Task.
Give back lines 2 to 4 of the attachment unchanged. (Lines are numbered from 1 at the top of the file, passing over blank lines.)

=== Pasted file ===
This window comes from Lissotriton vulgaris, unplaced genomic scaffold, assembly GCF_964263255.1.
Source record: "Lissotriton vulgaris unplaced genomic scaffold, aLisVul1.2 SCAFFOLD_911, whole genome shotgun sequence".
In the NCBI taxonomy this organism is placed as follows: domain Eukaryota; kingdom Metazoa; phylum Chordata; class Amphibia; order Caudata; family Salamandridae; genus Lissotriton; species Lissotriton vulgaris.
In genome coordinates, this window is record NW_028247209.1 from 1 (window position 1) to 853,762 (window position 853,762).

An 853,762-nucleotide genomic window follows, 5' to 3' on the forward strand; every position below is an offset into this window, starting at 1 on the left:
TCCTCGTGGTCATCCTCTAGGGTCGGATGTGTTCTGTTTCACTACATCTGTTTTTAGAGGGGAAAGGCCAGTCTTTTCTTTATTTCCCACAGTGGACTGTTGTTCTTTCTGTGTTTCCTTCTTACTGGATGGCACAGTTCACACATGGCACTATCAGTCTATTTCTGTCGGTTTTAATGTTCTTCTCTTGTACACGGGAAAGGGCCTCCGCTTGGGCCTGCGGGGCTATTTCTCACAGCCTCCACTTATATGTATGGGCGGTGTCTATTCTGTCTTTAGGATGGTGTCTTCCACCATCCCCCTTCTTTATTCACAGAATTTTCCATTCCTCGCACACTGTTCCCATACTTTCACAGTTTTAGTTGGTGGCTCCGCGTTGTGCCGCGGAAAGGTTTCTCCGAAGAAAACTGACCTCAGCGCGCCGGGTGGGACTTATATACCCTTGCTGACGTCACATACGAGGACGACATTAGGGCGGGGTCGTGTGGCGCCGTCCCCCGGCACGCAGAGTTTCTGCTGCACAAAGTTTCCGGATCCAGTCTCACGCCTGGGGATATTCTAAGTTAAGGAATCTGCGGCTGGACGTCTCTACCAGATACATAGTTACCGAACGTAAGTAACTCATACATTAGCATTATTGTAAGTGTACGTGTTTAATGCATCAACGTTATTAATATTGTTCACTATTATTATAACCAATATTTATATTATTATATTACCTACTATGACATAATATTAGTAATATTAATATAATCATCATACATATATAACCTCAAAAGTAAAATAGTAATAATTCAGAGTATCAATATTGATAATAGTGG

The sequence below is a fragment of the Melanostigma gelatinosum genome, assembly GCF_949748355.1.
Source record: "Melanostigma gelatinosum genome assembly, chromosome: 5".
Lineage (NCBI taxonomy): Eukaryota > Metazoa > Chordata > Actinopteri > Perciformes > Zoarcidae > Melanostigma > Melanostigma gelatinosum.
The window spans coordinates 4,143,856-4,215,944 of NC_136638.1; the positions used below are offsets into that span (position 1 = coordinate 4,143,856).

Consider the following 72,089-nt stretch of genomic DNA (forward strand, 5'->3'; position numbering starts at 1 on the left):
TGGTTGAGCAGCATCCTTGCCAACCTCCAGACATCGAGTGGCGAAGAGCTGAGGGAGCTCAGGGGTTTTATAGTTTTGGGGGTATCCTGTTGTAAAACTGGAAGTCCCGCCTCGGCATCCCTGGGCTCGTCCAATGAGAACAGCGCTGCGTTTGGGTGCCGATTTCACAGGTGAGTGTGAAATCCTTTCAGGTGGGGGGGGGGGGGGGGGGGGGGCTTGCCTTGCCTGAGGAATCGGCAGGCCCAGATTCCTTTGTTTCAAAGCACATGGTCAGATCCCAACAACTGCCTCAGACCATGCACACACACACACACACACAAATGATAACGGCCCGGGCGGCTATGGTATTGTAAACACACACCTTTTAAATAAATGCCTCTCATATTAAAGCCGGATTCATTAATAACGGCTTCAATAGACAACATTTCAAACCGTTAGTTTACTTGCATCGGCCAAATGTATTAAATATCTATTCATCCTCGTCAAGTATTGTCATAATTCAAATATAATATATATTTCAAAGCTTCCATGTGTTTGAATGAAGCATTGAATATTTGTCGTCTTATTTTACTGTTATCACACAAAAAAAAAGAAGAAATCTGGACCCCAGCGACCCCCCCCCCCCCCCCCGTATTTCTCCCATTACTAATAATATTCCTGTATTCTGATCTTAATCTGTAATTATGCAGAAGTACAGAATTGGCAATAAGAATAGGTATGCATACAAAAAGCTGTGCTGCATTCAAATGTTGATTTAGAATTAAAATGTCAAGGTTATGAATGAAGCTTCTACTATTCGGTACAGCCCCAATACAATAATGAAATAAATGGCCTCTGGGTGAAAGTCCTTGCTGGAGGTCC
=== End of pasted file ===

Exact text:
Source record: "Lissotriton vulgaris unplaced genomic scaffold, aLisVul1.2 SCAFFOLD_911, whole genome shotgun sequence".
In the NCBI taxonomy this organism is placed as follows: domain Eukaryota; kingdom Metazoa; phylum Chordata; class Amphibia; order Caudata; family Salamandridae; genus Lissotriton; species Lissotriton vulgaris.
In genome coordinates, this window is record NW_028247209.1 from 1 (window position 1) to 853,762 (window position 853,762).